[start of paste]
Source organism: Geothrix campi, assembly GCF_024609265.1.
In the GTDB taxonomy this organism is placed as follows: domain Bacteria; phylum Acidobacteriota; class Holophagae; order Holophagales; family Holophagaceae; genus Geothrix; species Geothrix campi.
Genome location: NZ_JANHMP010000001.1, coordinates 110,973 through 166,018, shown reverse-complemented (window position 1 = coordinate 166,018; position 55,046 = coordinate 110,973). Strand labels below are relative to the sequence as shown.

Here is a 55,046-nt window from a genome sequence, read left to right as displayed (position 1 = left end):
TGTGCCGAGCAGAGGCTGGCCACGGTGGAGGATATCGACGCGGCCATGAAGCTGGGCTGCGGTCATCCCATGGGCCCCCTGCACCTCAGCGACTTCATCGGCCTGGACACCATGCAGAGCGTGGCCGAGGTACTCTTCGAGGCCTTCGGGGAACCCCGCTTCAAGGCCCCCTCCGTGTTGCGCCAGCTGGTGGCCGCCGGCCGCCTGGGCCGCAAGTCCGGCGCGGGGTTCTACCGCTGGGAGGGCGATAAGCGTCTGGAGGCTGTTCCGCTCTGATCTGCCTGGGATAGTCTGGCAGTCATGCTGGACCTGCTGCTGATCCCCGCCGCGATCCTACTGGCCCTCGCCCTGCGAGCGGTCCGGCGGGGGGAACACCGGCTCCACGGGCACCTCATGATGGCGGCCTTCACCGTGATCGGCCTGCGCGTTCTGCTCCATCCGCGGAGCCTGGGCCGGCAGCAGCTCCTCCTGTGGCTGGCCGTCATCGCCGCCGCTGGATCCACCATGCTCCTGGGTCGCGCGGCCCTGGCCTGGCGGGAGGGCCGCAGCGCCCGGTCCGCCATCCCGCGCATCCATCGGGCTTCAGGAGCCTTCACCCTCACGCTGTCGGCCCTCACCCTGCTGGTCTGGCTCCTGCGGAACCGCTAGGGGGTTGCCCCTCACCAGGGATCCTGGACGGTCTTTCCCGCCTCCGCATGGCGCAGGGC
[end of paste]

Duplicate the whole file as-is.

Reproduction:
Source organism: Geothrix campi, assembly GCF_024609265.1.
In the GTDB taxonomy this organism is placed as follows: domain Bacteria; phylum Acidobacteriota; class Holophagae; order Holophagales; family Holophagaceae; genus Geothrix; species Geothrix campi.
Genome location: NZ_JANHMP010000001.1, coordinates 110,973 through 166,018, shown reverse-complemented (window position 1 = coordinate 166,018; position 55,046 = coordinate 110,973). Strand labels below are relative to the sequence as shown.

Here is a 55,046-nt window from a genome sequence, read left to right as displayed (position 1 = left end):
TGTGCCGAGCAGAGGCTGGCCACGGTGGAGGATATCGACGCGGCCATGAAGCTGGGCTGCGGTCATCCCATGGGCCCCCTGCACCTCAGCGACTTCATCGGCCTGGACACCATGCAGAGCGTGGCCGAGGTACTCTTCGAGGCCTTCGGGGAACCCCGCTTCAAGGCCCCCTCCGTGTTGCGCCAGCTGGTGGCCGCCGGCCGCCTGGGCCGCAAGTCCGGCGCGGGGTTCTACCGCTGGGAGGGCGATAAGCGTCTGGAGGCTGTTCCGCTCTGATCTGCCTGGGATAGTCTGGCAGTCATGCTGGACCTGCTGCTGATCCCCGCCGCGATCCTACTGGCCCTCGCCCTGCGAGCGGTCCGGCGGGGGGAACACCGGCTCCACGGGCACCTCATGATGGCGGCCTTCACCGTGATCGGCCTGCGCGTTCTGCTCCATCCGCGGAGCCTGGGCCGGCAGCAGCTCCTCCTGTGGCTGGCCGTCATCGCCGCCGCTGGATCCACCATGCTCCTGGGTCGCGCGGCCCTGGCCTGGCGGGAGGGCCGCAGCGCCCGGTCCGCCATCCCGCGCATCCATCGGGCTTCAGGAGCCTTCACCCTCACGCTGTCGGCCCTCACCCTGCTGGTCTGGCTCCTGCGGAACCGCTAGGGGGTTGCCCCTCACCAGGGATCCTGGACGGTCTTTCCCGCCTCCGCATGGCGCAGGGC